miles2run.org is an easy way to track your running activities and share with friends and families. Day-based or distance-based goals can be created and then tracked. It also allows to create community run goals and have multiple runners participate and track their activities towards that goal. You can also find out local runners and connect with them.
The project was started to help track running activities for #JavaOneStreak. The goal was to run at least a mile every day all the way until JavaOne and use this website to track the runs. There are tons of sophisticated applications and websites that allow you to track running activity. Most of them provide integration with your GPS watch, phone GPS, and other fancy features. Some of them even allow creating a group but none of them is based on Java
The application is hosted as a website and built using HTML5 and Java EE 7. The landing page provides a summary of total runners, their city/country, miles, and hours logged so far.
The website can be viewed on a desktop, tablet, or a cell phone. The runners can login to the website using common social brokers such as Facebook, Google, and Twitter.
Any body can click on “Community Runs” on the top-right corner to see what all group runs have been created so far. These can only be created by an administrator. The group run page for JavaOne shows how many runners have joined this run and other statistics.
Each runner is presented with a dashboard showing how much distance they’ve run so far and total/completed/remaining/missed days.
A visual representation of the progress and a heat map of the activity calendar is shown:
A line chart of mileage over the days is shown:
And then a summary of activities over the past months is shown as well:
Runners also have the opportunity to follow other runners and track their activities.
Here is a conceptual view of the application:
And here is a technology view of the application:
Here is a brief description of the technology stack:
- Thymeleaf template engine views rendered by JAX-RS
- Social brokering using native APIs for Facebook, Google, Twitter
- Middle Tier
@StatelessEJB for all transactional JPA interactions,
@Asynchronousfor posting status to social networks
- JAX-RS for exposing REST endpoints.
ContainerResponseFilterfor security for cross-cutting concerns like authentication, injecting profile, and CORS.
- Bean Validation constraints in JAX-RS resources.
- Bean discovery mode=”all”
- CDI producers for creating
EntityManagersand other configuration objects like Redis connection pool objects or MongoDB configuration object. All NoSQL services are created
- Using native drivers for Redis and MongoDB. Jedis is being used for Redis and MongoDB Java driver is used for MongoDB. CDI services wrap these driver API and expose business functionalities that other layers could use.
- JPA + Bean Validation. Database scripts are generated from JPA model, added to source control, manually applied to the database. Using
@Indexand Entity Graph.
- Servlets are used for callback URLs for social brokers.
- Error pages are configured using
- MySQL is used for all business entities like Activity, Goal, User Profile etc. Redis is used for storing counters and timeline data. MongoDB is used for location-based user recommendations and follower/following recommendations.
- CDI producers for creating
Technologies from outside the platform:
- Google Geocoding API to convert Location Text to latitude and longitude
- Jadira usertype for storing dates in UTC
- Joda-Time for working with dates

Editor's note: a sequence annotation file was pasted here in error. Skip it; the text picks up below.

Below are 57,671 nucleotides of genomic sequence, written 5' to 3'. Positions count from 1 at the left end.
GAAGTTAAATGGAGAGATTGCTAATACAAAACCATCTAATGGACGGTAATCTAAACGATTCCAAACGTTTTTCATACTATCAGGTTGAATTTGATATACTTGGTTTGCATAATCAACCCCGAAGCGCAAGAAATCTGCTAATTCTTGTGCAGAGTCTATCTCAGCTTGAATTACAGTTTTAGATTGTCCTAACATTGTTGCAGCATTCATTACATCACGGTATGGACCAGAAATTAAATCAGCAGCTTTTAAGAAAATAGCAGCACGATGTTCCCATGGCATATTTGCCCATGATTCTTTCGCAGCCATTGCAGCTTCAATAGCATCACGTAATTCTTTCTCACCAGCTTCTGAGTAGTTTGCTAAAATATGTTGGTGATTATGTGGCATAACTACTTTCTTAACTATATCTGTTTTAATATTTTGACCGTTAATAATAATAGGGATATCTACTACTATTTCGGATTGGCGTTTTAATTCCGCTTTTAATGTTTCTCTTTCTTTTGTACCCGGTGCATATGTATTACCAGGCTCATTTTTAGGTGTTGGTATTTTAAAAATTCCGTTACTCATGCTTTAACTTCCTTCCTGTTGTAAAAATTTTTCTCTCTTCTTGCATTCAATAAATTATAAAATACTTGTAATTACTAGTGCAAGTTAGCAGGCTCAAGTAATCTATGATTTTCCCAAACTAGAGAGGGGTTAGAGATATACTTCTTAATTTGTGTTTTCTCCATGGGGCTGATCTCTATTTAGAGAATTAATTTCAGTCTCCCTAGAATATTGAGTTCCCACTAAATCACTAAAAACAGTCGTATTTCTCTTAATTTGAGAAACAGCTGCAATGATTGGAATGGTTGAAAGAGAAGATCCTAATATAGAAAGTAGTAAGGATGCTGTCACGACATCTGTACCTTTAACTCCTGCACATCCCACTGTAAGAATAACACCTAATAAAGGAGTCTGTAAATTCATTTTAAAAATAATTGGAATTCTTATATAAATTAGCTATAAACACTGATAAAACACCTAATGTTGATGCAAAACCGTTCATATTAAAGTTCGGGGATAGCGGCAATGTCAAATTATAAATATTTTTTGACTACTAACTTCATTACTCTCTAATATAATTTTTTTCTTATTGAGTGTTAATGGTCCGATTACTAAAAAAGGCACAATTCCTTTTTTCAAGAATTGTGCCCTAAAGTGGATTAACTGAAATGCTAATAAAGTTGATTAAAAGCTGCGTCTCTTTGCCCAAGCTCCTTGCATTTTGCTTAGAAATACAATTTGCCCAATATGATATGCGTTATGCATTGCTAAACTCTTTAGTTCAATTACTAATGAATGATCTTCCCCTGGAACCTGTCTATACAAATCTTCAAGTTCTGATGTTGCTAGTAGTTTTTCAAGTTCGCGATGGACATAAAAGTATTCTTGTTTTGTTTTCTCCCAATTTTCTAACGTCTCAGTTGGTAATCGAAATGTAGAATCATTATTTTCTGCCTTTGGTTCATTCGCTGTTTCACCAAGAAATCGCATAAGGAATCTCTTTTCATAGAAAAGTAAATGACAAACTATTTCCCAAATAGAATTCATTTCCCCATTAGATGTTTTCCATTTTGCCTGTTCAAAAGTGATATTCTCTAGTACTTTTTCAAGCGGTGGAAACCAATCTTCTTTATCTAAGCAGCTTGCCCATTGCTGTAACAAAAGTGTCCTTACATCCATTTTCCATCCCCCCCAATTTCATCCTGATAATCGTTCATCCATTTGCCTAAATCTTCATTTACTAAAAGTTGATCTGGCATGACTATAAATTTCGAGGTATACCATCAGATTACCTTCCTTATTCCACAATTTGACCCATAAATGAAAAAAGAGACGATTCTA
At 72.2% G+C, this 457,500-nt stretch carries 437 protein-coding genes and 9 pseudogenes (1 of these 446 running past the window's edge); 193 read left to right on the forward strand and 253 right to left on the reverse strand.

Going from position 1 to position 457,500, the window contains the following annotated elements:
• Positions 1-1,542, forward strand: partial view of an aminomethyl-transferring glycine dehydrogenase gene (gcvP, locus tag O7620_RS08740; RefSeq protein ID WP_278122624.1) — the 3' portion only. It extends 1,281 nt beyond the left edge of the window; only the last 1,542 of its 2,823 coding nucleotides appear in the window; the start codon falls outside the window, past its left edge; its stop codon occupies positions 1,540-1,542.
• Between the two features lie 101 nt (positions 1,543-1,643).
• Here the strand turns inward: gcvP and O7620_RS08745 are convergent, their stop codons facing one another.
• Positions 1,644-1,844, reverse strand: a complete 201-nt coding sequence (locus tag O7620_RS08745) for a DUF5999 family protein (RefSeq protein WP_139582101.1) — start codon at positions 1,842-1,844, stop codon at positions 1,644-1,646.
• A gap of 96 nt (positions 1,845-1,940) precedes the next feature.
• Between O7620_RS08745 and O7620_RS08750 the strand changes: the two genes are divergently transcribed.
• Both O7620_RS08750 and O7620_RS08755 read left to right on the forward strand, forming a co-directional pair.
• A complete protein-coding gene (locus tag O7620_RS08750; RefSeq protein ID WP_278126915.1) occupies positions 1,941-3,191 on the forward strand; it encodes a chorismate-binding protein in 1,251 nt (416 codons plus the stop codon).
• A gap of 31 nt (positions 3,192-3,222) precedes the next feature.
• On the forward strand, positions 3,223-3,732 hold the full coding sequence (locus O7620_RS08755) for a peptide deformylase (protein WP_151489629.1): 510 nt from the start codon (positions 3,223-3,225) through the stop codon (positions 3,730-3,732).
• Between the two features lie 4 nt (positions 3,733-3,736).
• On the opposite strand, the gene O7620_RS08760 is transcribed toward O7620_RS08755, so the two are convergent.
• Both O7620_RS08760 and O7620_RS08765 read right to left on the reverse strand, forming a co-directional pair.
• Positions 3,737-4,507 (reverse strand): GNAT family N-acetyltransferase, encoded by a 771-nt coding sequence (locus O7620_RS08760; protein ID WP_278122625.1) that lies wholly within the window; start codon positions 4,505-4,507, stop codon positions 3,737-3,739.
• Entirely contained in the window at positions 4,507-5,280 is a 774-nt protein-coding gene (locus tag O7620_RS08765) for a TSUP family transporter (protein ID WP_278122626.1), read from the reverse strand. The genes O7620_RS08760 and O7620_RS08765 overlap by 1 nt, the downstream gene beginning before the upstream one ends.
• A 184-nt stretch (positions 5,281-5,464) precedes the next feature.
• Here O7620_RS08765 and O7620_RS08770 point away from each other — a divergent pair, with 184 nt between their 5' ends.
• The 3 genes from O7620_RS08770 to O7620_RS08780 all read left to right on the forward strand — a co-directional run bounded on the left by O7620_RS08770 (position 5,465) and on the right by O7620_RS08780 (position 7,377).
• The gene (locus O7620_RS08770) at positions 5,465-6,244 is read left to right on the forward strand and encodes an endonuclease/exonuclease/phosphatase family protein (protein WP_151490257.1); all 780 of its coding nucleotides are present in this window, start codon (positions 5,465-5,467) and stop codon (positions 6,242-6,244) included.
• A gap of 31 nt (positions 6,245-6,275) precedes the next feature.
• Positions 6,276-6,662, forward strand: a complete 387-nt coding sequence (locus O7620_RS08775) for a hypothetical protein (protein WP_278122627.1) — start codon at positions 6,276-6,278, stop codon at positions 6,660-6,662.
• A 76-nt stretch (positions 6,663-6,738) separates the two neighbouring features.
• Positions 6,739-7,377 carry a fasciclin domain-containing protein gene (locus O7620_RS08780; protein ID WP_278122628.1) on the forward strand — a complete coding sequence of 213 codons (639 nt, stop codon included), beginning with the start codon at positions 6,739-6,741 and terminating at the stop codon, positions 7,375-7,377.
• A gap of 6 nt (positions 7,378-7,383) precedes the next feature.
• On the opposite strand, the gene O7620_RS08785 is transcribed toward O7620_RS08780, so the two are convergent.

- Thymeleaf was used instead of JavaServer Faces because:
- Allows JAX-RS to be used as an MVC framework to render server side HTML pages and exposing REST services.
- This application is a Single Page application built using AngularJS. So, we needed a lightweight approach to render server side pages. JAX-RS along with Thyemleaf render the main HTML 5 page and then we use AngularJS to render different partials/views on that page. For example, the main home page is rendered by JAX-RS and Thymeleaf. When you work with different sections of this page all of them are part of a SPA managed by AngualarJS.
- Thymeleaf documents are valid HTML 5 documents so you can work with them offline for static prototyping.
- Redis is used for storing all the counters like number of runners, cities, counters specific to goal like total distance covered in a goal etc. To avoid lots of read/write from the database, an an in-memory database is used so all the write and read operations are very performant. Redis counters are atomic, which means there are no concurrency issues associated with it. INCR andINCRBY Redis operations are used to update counters.
- MongoDB is used for location data.
- JDK 8
- IntelliJ 13.1 with Maven
- Wildfly 8.1.0.Final – Development was done using a local WildFly instance and then pushed to scalable WildFly instances on OpenShift for deployment. HA Proxy is used as the load balancer.The advantage of working with OpenShift is that there is no OpenShift specific code in your application. So, it’s the same application that work locally that is deployed to test and production environment. You just have to use environment variables to abstract out environment specific configuration.
- Use Jenkins for Continuous Integration and manage deployments
- JPA 2.1 converter instead of Jadira
- Keycloak instead of native social broker
- Opensource the application
Wish list for Java EE 8
- Integration with OAuth providers
- A real MVC framework with support for pluggable template engines
- Seamless working with NoSQL databases
Or if you want to be on the bleeding edge, check out WildFly 9.0.
Many thanks to Shekhar Gulati (@shekhargulati) for authoring the application and providing all the answers!
Are you using Java EE 7 and WildFly to deploy your projects ? Would love to feature you here! Send me an email or leave a comment on the blog.